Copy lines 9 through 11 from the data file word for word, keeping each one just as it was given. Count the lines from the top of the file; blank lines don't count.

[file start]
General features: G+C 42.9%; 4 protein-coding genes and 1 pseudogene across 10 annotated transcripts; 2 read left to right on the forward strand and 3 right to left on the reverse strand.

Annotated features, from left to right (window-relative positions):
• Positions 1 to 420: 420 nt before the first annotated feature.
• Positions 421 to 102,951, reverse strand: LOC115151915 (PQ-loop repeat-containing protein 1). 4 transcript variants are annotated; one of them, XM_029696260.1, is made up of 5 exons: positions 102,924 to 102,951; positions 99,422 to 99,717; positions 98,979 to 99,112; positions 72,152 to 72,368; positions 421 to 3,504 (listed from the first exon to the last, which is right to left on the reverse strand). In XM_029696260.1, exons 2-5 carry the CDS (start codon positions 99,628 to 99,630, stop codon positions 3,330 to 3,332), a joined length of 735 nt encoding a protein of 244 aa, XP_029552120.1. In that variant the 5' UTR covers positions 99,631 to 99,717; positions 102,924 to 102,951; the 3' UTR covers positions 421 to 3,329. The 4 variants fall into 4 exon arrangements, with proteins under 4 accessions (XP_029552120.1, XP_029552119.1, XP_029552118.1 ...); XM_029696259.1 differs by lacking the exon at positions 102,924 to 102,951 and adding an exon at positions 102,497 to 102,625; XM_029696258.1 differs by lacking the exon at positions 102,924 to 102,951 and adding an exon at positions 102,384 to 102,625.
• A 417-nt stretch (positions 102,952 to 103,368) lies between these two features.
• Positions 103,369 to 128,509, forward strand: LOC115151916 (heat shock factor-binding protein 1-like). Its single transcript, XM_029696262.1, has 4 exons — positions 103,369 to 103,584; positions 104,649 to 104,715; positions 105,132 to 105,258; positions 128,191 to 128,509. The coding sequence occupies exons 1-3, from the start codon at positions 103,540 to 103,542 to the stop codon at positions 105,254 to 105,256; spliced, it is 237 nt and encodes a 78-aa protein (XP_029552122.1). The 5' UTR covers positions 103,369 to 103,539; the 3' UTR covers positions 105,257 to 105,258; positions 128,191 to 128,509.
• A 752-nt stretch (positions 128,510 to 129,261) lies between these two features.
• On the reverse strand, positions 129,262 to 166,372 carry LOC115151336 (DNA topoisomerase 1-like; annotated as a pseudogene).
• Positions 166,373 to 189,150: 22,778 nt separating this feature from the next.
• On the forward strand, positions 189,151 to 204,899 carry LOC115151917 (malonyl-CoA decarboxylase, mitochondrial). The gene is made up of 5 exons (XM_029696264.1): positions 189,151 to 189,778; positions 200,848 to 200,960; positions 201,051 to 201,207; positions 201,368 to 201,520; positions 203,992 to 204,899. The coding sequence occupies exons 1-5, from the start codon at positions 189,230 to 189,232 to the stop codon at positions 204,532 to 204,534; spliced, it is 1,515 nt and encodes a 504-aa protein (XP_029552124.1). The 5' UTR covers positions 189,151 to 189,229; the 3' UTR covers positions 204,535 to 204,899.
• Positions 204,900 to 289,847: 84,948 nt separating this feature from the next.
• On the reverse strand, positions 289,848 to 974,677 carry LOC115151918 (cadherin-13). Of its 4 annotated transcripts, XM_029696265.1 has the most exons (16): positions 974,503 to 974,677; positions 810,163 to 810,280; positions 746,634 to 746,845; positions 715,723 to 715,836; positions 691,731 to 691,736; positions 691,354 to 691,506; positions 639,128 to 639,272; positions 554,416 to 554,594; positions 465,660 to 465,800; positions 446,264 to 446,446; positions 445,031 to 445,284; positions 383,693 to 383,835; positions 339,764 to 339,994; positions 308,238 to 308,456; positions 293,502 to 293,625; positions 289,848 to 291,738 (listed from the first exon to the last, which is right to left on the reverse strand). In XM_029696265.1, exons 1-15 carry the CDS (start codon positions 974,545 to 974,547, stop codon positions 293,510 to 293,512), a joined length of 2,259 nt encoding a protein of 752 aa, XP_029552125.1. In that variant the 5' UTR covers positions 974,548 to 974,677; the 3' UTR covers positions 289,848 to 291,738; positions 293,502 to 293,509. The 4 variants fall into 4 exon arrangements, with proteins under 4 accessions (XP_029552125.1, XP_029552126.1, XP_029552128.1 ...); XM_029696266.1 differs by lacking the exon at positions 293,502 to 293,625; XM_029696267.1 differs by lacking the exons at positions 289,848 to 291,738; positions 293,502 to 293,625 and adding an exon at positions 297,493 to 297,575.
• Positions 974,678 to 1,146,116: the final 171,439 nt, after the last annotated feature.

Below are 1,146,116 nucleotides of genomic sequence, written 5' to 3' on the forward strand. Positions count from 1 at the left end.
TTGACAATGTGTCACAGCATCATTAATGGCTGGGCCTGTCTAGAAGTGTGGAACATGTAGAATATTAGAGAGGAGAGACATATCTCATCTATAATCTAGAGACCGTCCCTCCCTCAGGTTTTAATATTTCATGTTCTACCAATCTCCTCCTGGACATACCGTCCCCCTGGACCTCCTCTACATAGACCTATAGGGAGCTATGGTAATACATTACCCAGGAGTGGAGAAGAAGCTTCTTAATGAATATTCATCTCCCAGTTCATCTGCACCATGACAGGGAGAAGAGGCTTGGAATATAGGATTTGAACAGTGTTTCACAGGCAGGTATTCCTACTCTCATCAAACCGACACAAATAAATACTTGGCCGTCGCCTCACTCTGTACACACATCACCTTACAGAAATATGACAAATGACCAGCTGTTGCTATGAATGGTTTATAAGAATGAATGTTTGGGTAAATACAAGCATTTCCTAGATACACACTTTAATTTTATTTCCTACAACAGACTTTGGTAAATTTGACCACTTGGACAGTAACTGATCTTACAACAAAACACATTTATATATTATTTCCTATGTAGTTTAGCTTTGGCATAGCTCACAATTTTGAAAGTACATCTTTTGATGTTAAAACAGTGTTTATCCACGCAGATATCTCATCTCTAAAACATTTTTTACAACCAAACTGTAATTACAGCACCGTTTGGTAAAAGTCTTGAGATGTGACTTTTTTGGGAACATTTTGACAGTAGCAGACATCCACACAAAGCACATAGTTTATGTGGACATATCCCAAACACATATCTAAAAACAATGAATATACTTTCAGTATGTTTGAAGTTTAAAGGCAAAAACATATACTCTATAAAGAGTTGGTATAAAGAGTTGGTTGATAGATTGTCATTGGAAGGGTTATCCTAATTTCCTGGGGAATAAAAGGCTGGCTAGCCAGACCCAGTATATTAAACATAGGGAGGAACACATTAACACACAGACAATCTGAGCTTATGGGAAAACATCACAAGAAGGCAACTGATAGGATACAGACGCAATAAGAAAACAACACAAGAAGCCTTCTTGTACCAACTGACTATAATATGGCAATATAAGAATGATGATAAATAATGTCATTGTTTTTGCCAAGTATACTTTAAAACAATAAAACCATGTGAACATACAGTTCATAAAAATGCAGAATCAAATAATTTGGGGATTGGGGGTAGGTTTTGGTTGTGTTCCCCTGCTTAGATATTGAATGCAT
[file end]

• Positions 166,373 to 189,150: 22,778 nt separating this feature from the next.
• On the forward strand, positions 189,151 to 204,899 carry LOC115151917 (malonyl-CoA decarboxylase, mitochondrial). The gene is made up of 5 exons (XM_029696264.1): positions 189,151 to 189,778; positions 200,848 to 200,960; positions 201,051 to 201,207; positions 201,368 to 201,520; positions 203,992 to 204,899. The coding sequence occupies exons 1-5, from the start codon at positions 189,230 to 189,232 to the stop codon at positions 204,532 to 204,534; spliced, it is 1,515 nt and encodes a 504-aa protein (XP_029552124.1). The 5' UTR covers positions 189,151 to 189,229; the 3' UTR covers positions 204,535 to 204,899.
• Positions 204,900 to 289,847: 84,948 nt separating this feature from the next.